Do you need a window cleaner, installer. or maybe you’re wondering what your home is worth? Serious buyers continue to shop for homes in autumn and winter, and I’d be happy to help you determine whether a home sale makes sense for you in the next several months.

Jack Meyers

The Meyers Group
jackestate@aol.com 
303.263.3050
Twitter: @jackestate

If You Had a Do-Over…

If you’re like a lot of people, you learn by doing. When it comes to buying a home for the first time, a lot of learning takes place in the form of mistakes. Purchasing a home is a major investment, and first time buyers are more educated than ever thanks to the internet and other technology. Still, you don’t know what you don’t know, and first time buyers don’t always know the right questions to ask, sometimes causing home buying newbies to miss out on useful information. Here are a few tips from first time buyers who will do things differently next time.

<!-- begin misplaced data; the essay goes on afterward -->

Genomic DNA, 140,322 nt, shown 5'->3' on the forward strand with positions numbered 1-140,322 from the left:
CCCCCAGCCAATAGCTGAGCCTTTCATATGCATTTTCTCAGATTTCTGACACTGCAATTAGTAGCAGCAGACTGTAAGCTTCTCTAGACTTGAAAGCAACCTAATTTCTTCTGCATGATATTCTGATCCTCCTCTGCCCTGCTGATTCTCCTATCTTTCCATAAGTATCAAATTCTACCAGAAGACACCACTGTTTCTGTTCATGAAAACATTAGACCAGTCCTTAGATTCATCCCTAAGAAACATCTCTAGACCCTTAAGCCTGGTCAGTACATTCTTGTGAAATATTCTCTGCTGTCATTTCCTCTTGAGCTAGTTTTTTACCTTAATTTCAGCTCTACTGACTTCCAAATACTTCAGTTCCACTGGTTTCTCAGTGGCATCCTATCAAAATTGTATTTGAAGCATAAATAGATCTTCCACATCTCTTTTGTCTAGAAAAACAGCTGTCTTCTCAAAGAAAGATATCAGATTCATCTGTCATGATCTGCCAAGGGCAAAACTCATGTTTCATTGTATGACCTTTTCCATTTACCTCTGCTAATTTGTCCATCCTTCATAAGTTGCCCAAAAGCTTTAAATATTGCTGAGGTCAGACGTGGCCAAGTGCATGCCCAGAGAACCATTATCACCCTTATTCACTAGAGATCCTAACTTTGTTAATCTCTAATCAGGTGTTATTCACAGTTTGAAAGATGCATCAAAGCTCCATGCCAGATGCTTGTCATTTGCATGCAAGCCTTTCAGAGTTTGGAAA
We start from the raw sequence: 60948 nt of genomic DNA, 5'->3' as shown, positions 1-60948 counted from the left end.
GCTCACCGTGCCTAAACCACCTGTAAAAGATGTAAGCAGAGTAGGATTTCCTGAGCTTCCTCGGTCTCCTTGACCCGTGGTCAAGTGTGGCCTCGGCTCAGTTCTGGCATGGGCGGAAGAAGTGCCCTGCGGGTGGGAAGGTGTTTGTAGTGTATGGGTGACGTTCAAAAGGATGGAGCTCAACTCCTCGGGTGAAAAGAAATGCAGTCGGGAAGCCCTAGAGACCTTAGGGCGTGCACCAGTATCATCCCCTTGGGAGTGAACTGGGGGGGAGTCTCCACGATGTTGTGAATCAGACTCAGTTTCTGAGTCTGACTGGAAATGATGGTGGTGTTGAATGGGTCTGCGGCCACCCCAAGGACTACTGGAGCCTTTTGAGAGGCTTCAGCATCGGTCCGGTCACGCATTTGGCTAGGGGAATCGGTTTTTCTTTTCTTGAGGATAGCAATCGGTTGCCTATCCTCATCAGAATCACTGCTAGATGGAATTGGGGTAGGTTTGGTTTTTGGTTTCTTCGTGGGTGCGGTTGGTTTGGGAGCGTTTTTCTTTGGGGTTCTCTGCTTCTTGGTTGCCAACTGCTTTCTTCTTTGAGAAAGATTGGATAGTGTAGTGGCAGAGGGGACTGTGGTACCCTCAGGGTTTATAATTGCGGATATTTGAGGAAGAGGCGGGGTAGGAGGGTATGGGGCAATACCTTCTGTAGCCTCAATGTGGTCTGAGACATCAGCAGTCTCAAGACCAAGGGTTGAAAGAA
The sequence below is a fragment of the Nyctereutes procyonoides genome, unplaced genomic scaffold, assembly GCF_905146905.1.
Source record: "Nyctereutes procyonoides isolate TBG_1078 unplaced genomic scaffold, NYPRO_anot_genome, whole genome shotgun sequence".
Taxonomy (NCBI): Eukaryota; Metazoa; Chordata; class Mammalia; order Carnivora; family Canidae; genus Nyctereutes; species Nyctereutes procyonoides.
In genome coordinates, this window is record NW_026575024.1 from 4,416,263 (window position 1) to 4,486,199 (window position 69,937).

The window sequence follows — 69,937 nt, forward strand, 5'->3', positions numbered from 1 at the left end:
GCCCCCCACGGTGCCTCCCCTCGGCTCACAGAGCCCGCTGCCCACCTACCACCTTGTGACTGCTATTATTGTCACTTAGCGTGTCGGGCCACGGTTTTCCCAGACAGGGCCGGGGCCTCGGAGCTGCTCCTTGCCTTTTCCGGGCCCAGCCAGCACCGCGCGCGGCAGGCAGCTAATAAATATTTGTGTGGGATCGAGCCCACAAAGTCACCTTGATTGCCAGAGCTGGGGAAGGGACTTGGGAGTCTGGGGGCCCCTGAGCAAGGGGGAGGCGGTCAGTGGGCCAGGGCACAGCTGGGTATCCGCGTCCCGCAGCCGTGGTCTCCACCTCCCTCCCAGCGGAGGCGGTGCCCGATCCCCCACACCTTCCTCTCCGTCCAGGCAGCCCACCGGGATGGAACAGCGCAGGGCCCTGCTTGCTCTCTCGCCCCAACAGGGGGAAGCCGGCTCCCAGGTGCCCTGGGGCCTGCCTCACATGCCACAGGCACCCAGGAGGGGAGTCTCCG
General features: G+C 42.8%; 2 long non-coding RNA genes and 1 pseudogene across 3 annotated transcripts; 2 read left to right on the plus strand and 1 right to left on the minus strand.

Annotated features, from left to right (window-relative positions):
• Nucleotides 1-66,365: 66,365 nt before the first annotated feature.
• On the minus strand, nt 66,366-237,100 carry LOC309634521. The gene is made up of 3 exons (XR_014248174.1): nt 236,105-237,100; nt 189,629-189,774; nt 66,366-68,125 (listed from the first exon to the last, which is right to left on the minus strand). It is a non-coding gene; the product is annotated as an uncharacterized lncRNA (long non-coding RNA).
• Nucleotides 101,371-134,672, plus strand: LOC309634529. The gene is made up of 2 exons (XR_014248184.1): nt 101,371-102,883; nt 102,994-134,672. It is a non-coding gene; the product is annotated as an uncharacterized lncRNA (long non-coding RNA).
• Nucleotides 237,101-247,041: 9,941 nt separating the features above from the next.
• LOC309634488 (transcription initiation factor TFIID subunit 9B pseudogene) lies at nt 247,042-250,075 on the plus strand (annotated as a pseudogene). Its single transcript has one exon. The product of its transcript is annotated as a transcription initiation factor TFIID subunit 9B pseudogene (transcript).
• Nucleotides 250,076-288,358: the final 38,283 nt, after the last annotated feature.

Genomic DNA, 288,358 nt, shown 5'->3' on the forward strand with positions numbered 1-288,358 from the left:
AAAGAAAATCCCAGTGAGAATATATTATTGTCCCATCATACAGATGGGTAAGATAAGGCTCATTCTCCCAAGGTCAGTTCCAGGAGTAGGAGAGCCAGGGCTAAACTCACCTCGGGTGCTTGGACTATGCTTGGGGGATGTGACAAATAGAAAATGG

First Time Buyers

Talk to a mortgage broker long before you are ready to buy. 

If you make great money, have cash in the bank and an excellent credit score, you are probably well on your way to buying that first home. If you aren’t sure of your credit score, whether you have enough credit, or whether your household income is sufficient to help you qualify for the type of home you’d really like to live in, talk to a mortgage pro now, before you need them. If buying a home is out of your grasp for any reason, a qualified, experienced mortgage professional can guide your next steps and help you gear up to qualify for a home loan; this beats finding out by surprise that you can’t buy a home 3 months down the road, even though your lease will be up and you’d really like to buy at that time.

Talking to a mortgage broker will help clarify items like: